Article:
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Apr 29, 2013

Pollution and Minimizing Aggression

In his post on pollution and the non-aggression principle, Matt Zwolinski begins by telling us that “Libertarians generally believe that aggression against innocent persons is morally wrong, and that the only just use of violence is to prevent aggression by others.” Somewhat less imprecisely, we might say that the only just use of coercion (using force and the threat of force against people) is to prevent or redress aggression.

He then says, “In this respect, at least, the liberal egalitarian philosopher John Rawls was on precisely the same page as his libertarian colleague, Robert Nozick” and quotes Rawls on “freedom” purportedly to that effect. However, Rawls has an understanding of “freedom” that is inherently political and which sanctions much that libertarians would rightly see as itself involving aggression. Consequently, Rawls and Nozick are certainly not “on precisely the same page”.

We are soon asked, “Suppose I aggress against you not by beating you over the head with a club, but by blowing tobacco smoke into your face? The smoke-blowing, just like the clubbing, is a physical invasion of your body. And it is a harmful invasion.” And here we should note that the physical harm itself is irrelevant to liberty. What matters is that the victim disvalues the invasion for whatever reason. If an aggression were to improve the victim’s health, then it would still flout his liberty.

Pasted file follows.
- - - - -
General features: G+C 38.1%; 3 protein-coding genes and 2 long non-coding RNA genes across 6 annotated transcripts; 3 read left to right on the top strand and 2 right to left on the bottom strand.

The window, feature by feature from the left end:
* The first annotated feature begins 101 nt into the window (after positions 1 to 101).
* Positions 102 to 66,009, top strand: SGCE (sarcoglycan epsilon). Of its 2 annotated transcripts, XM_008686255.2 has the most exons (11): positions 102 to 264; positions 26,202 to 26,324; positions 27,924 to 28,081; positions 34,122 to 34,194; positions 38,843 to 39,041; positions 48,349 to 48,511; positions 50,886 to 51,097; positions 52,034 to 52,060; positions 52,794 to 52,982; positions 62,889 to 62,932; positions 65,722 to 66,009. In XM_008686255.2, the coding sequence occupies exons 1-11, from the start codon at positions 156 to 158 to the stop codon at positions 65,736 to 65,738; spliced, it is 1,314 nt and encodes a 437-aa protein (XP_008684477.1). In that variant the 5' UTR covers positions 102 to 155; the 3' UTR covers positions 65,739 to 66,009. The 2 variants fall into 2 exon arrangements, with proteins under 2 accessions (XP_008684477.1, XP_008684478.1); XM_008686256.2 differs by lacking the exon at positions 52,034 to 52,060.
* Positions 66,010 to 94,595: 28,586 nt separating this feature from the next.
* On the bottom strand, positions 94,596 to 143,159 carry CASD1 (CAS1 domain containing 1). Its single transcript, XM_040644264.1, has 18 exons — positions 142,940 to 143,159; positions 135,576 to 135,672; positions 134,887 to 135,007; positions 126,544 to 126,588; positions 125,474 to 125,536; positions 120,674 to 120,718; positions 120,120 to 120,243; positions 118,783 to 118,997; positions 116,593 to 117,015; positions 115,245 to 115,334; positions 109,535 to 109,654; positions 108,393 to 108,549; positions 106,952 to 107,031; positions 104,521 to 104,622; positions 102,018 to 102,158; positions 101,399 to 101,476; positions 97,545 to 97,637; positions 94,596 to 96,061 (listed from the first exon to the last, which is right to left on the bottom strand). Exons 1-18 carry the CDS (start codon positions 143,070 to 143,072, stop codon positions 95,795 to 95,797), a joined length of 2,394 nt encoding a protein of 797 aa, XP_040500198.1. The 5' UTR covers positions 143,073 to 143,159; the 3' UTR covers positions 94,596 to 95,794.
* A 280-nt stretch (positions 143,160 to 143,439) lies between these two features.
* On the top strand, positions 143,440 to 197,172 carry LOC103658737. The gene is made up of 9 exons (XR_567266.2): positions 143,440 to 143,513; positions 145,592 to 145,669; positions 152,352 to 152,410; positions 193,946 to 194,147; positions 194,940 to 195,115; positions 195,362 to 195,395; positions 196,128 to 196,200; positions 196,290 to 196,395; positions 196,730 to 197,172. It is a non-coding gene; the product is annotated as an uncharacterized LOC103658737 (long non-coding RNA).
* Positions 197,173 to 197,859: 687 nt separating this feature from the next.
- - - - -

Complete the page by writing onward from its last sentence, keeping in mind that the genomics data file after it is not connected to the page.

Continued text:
After such considerations, Zwolinski concludes that “The consistent application of Rothbard’s absolutist principle of non-aggression thus seems to require a prohibition on all forms of non-consensual pollution.” And in its absolutist form I agree. However, this overlooks something crucially important: it cuts both ways. The enforcement of the prohibition would itself aggress against the people whose activities would produce the pollution (e.g., having fires for needed warmth and cooking). So such prohibitions cannot be allowed either. We have reached not one but two unacceptable conclusions and, more to the point, they amount to an inconsistency in the “absolutist” version of the theory. Hence that form of the theory is a priori refuted. (I know that Rothbardians try to introduce various points to solve such problems, but they look ad hoc and invalid to me.)

There are two main problems with the absolutist theory that lead to this result. First, while liberty itself can be interpreted as the absence of aggression, the libertarian policy must be to minimize aggression when there is such a clash as that described. Thus some sort of compromise is required, maybe with some damages being paid in one or the other direction. Second, “aggression” understood in terms of violating property rights is only a rule of thumb. “Aggression” can be more abstractly and accurately theorized as proactively imposing costs (such as both pollution and pollution prohibitions) on other people. This pre-propertarian theory is required for consistently solving such property problems, paradoxes, and inconsistencies whenever they occur.

This alternative approach should become clearer and more cogent as I reply to Zwolinski’s final essay, in which he attempts to refute the “non-aggression principle” beyond any salvation.